- Am I required to claim a copyright on my modifications to a GPL-covered program? You are not required to claim a copyright on your changes. In most countries, however, that happens automatically by default, so you need to place your changes explicitly in the public domain if you do not want them to be copyrighted. Whether you claim a copyright on your changes or not, either way you must release the modified version, as a whole, under the GPL
- What does the GPL say about translating some code to a different programming language? Under copyright law, translation of a work is considered a kind of modification. Therefore, what the GPL says about modified versions applies also to translated versions. The translation is covered by the copyright on the original program. If the original program carries a free license, that license gives permission to translate it. How you can use and license the translated program is determined by that license. If the original program is licensed under certain versions of the GNU GPL, the translated program must be covered by the same versions of the GNU GPL.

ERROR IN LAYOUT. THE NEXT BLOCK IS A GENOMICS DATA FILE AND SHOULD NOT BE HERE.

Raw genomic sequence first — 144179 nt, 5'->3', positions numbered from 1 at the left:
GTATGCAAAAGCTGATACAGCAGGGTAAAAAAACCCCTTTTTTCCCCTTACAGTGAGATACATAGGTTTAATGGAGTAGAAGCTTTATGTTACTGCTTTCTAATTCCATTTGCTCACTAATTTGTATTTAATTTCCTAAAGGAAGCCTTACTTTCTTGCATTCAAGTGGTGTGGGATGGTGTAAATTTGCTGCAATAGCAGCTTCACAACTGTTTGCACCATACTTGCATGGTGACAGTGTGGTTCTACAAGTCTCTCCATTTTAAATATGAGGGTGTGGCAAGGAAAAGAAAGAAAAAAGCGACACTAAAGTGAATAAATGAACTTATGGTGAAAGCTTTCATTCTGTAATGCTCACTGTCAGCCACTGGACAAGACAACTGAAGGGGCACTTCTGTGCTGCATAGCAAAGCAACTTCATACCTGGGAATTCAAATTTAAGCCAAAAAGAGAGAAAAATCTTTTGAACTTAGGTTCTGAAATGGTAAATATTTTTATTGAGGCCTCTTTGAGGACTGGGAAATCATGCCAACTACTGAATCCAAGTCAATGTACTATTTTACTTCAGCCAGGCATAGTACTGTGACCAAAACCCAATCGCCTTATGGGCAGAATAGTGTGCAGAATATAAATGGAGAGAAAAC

- How do I get a copyright on my program in order to release it under the GPL? Under the Berne Convention, everything written is automatically copyrighted from whenever it is put in fixed form. So you don't have to do anything to "get" the copyright on what you write—as long as nobody else can claim to own your work. However, registering the copyright in the US is a very good idea. It will give you more clout in dealing with an infringer in the US.
- The Berne Convention Implementation Act of 1988: The Berne Convention formally mandated several aspects of modern copyright law; it introduced the concept that a copyright exists from the moment that a work is "fixed", rather than requiring registration. It also enforces a requirement that countries recognize copyrights held by the citizens of all other signatory countries.